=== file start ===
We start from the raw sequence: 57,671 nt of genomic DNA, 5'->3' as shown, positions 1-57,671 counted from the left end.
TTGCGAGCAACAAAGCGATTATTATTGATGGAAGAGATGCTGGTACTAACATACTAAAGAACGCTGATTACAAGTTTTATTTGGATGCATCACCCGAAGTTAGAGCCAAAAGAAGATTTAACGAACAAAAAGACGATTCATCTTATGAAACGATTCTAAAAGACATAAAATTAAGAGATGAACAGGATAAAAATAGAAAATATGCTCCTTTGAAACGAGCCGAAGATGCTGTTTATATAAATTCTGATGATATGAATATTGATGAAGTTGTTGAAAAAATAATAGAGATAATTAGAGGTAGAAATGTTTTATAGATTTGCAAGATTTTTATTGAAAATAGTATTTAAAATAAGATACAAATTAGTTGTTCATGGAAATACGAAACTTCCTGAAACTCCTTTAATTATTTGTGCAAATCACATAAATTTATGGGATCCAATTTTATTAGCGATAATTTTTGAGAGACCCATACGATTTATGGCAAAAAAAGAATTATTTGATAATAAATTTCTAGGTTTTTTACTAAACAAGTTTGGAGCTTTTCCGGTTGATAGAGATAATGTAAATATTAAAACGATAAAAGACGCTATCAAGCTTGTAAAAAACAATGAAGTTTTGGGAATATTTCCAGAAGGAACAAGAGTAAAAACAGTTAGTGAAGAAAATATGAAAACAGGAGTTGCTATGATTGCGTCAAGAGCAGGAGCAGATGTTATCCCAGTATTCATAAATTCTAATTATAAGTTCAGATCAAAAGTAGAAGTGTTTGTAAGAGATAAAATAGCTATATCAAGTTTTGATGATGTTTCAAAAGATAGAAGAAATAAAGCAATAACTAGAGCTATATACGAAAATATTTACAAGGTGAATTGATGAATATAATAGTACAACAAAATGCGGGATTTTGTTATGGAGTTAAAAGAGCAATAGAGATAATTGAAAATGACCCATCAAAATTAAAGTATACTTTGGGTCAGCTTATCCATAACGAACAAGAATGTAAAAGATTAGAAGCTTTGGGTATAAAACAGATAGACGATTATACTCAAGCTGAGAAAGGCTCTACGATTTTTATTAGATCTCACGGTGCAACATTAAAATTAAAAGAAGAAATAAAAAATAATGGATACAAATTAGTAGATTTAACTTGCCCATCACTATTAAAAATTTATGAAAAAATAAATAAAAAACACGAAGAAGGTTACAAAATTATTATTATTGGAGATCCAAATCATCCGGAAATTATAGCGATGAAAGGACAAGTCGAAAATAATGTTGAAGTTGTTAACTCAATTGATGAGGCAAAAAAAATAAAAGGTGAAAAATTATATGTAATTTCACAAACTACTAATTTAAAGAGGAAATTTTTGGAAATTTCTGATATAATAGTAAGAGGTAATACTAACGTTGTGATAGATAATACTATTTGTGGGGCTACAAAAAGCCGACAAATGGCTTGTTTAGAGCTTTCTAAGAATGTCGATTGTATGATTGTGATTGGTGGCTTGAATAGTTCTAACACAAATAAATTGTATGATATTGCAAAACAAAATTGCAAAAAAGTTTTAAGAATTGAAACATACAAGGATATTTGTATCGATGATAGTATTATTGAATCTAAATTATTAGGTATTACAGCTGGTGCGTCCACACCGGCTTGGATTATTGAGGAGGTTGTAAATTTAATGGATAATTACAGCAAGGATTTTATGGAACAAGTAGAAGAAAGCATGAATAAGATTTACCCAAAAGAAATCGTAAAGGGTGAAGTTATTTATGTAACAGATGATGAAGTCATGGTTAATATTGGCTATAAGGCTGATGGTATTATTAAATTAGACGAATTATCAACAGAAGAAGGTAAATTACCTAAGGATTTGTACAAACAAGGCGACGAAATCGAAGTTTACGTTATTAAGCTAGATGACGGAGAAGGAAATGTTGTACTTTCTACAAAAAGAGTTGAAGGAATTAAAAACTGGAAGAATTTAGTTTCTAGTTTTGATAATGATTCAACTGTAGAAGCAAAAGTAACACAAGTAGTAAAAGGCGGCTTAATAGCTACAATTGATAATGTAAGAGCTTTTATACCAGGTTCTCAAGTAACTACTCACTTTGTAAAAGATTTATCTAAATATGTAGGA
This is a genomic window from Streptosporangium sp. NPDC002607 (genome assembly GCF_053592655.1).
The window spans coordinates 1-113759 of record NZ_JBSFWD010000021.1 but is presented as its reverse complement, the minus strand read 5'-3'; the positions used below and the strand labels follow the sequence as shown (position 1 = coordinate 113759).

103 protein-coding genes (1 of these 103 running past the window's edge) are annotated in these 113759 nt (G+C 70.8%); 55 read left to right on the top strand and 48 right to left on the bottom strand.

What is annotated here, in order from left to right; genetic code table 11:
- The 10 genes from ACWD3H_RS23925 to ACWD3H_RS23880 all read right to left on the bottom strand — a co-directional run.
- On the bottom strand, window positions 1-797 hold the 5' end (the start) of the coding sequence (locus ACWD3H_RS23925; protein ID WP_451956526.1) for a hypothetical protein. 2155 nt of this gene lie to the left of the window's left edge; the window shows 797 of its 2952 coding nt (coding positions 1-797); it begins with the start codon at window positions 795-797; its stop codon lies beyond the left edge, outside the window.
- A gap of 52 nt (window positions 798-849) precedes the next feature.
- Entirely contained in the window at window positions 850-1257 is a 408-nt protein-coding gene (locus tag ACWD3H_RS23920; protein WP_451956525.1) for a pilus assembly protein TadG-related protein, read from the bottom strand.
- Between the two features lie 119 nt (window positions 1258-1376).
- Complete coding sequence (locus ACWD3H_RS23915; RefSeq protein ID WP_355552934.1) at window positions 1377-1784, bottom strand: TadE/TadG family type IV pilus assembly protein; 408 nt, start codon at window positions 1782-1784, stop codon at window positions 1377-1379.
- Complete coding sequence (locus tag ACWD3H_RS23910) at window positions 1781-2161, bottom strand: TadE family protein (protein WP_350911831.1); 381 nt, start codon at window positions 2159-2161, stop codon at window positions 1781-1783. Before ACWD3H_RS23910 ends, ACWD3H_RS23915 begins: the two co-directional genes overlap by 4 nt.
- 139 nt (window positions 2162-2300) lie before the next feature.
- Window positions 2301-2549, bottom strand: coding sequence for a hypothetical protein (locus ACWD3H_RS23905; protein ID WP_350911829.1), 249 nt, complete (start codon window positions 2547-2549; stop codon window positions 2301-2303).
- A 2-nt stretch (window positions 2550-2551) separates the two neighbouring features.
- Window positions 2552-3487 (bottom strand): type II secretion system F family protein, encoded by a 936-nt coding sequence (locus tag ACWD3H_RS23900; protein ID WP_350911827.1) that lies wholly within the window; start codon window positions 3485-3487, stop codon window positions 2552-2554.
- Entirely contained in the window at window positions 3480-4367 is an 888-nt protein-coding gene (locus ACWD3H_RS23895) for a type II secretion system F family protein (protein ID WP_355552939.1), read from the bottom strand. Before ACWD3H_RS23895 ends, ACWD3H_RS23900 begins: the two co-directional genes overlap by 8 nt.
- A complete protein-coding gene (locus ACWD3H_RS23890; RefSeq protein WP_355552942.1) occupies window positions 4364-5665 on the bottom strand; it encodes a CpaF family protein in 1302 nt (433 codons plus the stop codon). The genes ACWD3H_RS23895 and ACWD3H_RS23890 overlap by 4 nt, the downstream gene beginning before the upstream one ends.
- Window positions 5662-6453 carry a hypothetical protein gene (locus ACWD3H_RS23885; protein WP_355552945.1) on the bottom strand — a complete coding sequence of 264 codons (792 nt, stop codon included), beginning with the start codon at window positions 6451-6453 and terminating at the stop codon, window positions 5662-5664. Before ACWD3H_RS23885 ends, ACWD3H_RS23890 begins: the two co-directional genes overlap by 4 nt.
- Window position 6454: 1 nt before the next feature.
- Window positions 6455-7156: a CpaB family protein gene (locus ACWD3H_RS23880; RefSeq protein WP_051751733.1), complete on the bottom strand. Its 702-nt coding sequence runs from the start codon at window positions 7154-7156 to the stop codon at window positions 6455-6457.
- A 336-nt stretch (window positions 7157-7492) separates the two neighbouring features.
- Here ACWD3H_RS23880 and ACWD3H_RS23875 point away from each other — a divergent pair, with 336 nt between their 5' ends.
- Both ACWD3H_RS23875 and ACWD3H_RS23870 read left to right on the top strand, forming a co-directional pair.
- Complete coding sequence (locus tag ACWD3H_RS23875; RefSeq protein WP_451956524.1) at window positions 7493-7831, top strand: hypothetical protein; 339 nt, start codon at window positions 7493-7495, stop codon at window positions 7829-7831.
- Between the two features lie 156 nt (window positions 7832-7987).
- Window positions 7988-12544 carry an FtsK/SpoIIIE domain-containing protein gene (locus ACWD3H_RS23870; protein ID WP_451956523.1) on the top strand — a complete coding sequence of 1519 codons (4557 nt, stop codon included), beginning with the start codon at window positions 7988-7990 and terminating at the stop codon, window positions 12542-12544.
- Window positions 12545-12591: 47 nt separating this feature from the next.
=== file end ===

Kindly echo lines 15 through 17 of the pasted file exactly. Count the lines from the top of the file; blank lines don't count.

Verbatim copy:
- Window positions 2301-2549, bottom strand: coding sequence for a hypothetical protein (locus ACWD3H_RS23905; protein ID WP_350911829.1), 249 nt, complete (start codon window positions 2547-2549; stop codon window positions 2301-2303).
- A 2-nt stretch (window positions 2550-2551) separates the two neighbouring features.
- Window positions 2552-3487 (bottom strand): type II secretion system F family protein, encoded by a 936-nt coding sequence (locus tag ACWD3H_RS23900; protein ID WP_350911827.1) that lies wholly within the window; start codon window positions 3485-3487, stop codon window positions 2552-2554.